Wheat world

I was 14 years old when I was diagnosed with ulcerative colitis. In and out of hospitals. Pain. More pain. Diet: rice, fish, water. Cooked veggies if I was feeling really in top form. Baby food. (Seriously.) A lifetime later and I’m generally okay, though as anyone with a colon disease knows: it is never that far away. UC is always in my thoughts, in my actions. It’s my friend, my dear, dear friend who has seen me through a lot and taught me deep lessons about myself and life. The thing about this friend is that I never know when another lesson is coming. And, to some extent, I feel like if I can show UC that I’ve got things under control, that I don’t need to be taught anything from her, then she’ll continue to lay low, showing up in manageable forms.

Diet for me is (supposed to be) no wheat, light on dairy, no spicy, no corn, tomatoes, fibrous things, no apple peels, and others that I’ve forgotten. The no wheat plays the biggest role in whether I get sick.

Challenge: India. The land of wheatie goodness. Well, it is the land of many things actually – camels, saries, channa, sugar (take that, Thailand! No, who am I kidding: Thailand is the king of sugar), cows, rickshaws, rolling hills, the sea, religious fervor, drama, culture, widow burnings, caste systems, masala chai, and, yes, wheat products. I’m talking about chapatis, parotta, naan, cheesy naan, cheesy garlic naan. On their own or slurped up with curries, masalas and sauces. These bring me to my knees.

I normally have almost no issue with relegating wheat to the no-fly-zone of my dietary world. My first trip to India was a wheat-free success. But this trip. This trip. This trip is trouble. Chapatis call my name. Really, they do. Naan cries out eeeeeeeeat meeeeeeeee!!! Who am I to resist the feeble begging of gluten gluttony?

Oddly, it started with a crepe. Yes, a French crepe. With bananas. Did I mention the honey? Crave. Spotted on the menu Monday, it was mine all mine on Tuesday. Of course, crepes are not food for the gluten-intolerant. After that I was sunk. Wheat items came to me in dreams, hallucinations, deleriums. I tried to funk up my rice routine by mixing geera, coconut, vegetable into the playlist. All good, very good. But coconut rice doesn’t hold an incense to cheesy garlic naan; any respectable Indian would agree.

For two weeks, I’ve eaten my fill of breaded goodness down south here with the palms and the naans.  My colon is corrupting and I know I either go back to my wheat-free-wheeling ways or there’ll be trouble. I feel like a teenager getting caught sneaking in past curfew. To live in a wheat world is to live in a wild world where naan and chapati reign over kingdoms of parotta fields where the citizens frolick freely.

Goodbye, cruel wheat. May we meet again in another life.



After writing this, I have proceeded to eat parottas. I am powerless to the parotta.

Veg Uthappam

“Every morning at 11am, all I can think is ‘veg uthappam, veg uthappam’. Trust me, it’s amazing.” I don’t know whether I can trust my friend’s judgment on this particular matter. She is currently undergoing some sort of ayurvedic cleanse that seems to consist primarily of massages, eating special food twice daily, and donning a special outfit: a hilarious kelly green fifties-style bathrobe paired with an orange bathing cap-meets-yarmulka; a requisite tikka on her forehead and similar mud-dot on her neck. Of course, this description betrays my ignorance of ayurvedic treatments and there might very well be meaningful reasons behind the interesting get-up. Regardless, to me the whole ensemble leaves her looking like a slightly deranged soap star wandering the green guesthouse grounds waiting to be called to set. It’s a tribute to her natural beauty (and perhaps the cleanse?) that she manages to look totally radiant in spite of this. Still, I’m wary of her praise of the uthappam. It might very well be warranted or it may simply be the effects of whatever radiation is surely seeping out from that green robe.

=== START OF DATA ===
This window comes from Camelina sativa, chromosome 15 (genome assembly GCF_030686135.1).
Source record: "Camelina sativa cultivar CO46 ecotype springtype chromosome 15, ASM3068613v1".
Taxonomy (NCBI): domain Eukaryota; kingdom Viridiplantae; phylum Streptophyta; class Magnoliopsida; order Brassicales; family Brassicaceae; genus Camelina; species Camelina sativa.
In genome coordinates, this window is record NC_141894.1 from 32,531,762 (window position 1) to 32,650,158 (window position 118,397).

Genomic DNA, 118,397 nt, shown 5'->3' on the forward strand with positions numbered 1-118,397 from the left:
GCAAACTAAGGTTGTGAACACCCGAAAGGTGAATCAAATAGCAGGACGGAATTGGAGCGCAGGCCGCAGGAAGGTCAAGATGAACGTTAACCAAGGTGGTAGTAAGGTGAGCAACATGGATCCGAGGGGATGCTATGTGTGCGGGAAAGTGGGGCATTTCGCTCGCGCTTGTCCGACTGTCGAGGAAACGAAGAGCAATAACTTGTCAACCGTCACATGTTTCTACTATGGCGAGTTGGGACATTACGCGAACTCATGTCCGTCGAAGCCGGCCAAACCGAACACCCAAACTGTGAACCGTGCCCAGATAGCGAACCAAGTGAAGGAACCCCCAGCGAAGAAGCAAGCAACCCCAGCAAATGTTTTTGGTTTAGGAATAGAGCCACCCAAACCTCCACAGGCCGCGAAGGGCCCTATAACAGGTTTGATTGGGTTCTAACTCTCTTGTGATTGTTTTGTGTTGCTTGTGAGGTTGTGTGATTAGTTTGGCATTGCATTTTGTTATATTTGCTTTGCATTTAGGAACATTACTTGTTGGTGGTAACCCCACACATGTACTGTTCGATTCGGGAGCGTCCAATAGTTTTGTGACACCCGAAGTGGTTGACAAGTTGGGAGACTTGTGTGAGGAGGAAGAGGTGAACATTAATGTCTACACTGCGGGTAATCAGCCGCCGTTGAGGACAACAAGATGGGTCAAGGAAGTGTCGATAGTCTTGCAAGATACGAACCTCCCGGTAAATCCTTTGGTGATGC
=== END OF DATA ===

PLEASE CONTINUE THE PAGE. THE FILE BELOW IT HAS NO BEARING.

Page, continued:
Venturing down to the Lonely Planet restaurant – yes, that is the actual name – I choose one of the many available red and white checkered cloth tables positioned near the lili-padded pond. Through the low lime green fence between the me and the water I can see catfish swimming around catching the latest bits of food that the kitchen staff has tossed their way. I order the uthappam in the silent restaurant and dive into my book while I wait, happy to be here during low-season with the place to myself. Quiet.

Arriving on a thali-style silver dish, a rice pancake housing orange and green veggies inside lies flat in front of four recesses filled, respectively, with carrot chutney, sambar and korma. I immediately chuck aside the unnecessary cutlery and rip into the hot pancake with both hands. The light rice dough (green-light for the gluten intolerant, three cheers!) filled with small sauteed pieces of peppers, carrots and onions is subtle in taste, a sturdy vehicle for piling on the sauces. Mix and match yellow, orange and white as you please and get messy. Food finger-painting at its finest, making edible creations. Eat your work.

For sensitive tummies, this Kerala breakfast food is a light way to go authentically Indian first thing in the morning. From my solitary morning with the finger food, I conclude two things. One, I still want another pancake to paint with. Two, while it appears that my friend’s odd attire has had little affect on her culinary taste, it serves to encourage my suspicions of any health-care routine that requires such a look.